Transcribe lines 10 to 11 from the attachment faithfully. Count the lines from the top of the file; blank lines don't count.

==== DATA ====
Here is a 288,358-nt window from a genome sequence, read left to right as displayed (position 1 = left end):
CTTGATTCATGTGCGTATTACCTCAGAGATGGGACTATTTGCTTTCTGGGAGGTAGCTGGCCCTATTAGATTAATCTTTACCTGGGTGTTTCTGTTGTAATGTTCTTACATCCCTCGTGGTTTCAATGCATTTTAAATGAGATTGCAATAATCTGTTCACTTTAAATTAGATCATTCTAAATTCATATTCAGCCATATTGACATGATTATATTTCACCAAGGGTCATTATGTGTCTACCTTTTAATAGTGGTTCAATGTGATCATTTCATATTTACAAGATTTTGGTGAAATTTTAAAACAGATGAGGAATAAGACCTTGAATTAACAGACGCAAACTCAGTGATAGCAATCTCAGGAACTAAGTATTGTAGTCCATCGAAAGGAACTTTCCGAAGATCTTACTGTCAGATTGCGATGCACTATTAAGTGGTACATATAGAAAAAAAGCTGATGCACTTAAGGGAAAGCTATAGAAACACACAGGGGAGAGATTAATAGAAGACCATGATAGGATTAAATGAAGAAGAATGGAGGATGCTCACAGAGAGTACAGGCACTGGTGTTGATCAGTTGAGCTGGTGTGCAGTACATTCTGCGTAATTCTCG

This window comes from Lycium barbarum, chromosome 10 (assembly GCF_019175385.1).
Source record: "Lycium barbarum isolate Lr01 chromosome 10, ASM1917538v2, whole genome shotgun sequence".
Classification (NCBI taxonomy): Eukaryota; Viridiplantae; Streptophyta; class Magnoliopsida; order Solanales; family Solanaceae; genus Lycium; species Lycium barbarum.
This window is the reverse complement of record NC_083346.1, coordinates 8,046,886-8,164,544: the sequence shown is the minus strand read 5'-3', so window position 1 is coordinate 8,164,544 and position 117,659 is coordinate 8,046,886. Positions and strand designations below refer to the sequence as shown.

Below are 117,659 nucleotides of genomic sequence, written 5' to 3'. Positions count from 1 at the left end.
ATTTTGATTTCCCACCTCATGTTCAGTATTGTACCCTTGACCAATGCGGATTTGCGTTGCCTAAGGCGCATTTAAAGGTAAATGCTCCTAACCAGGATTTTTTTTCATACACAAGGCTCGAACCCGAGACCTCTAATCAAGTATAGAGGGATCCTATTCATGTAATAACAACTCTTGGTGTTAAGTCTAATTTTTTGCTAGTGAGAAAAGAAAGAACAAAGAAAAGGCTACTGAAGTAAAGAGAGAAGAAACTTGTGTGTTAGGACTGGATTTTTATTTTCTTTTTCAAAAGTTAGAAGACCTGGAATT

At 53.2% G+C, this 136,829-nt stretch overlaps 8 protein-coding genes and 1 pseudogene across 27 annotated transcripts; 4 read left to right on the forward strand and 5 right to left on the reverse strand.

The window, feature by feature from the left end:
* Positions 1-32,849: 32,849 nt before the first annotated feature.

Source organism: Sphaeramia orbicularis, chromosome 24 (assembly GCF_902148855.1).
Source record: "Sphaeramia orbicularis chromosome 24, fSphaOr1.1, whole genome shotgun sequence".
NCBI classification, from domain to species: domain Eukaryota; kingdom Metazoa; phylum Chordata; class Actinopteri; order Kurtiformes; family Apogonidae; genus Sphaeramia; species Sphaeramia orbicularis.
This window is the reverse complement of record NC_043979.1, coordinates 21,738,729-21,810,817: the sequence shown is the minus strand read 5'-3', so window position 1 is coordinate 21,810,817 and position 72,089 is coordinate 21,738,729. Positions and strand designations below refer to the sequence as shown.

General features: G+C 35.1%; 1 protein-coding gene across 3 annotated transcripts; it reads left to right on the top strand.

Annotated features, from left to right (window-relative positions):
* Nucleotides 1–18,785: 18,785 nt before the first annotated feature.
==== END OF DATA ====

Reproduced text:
The window, feature by feature from the left end:
* Positions 1-32,849: 32,849 nt before the first annotated feature.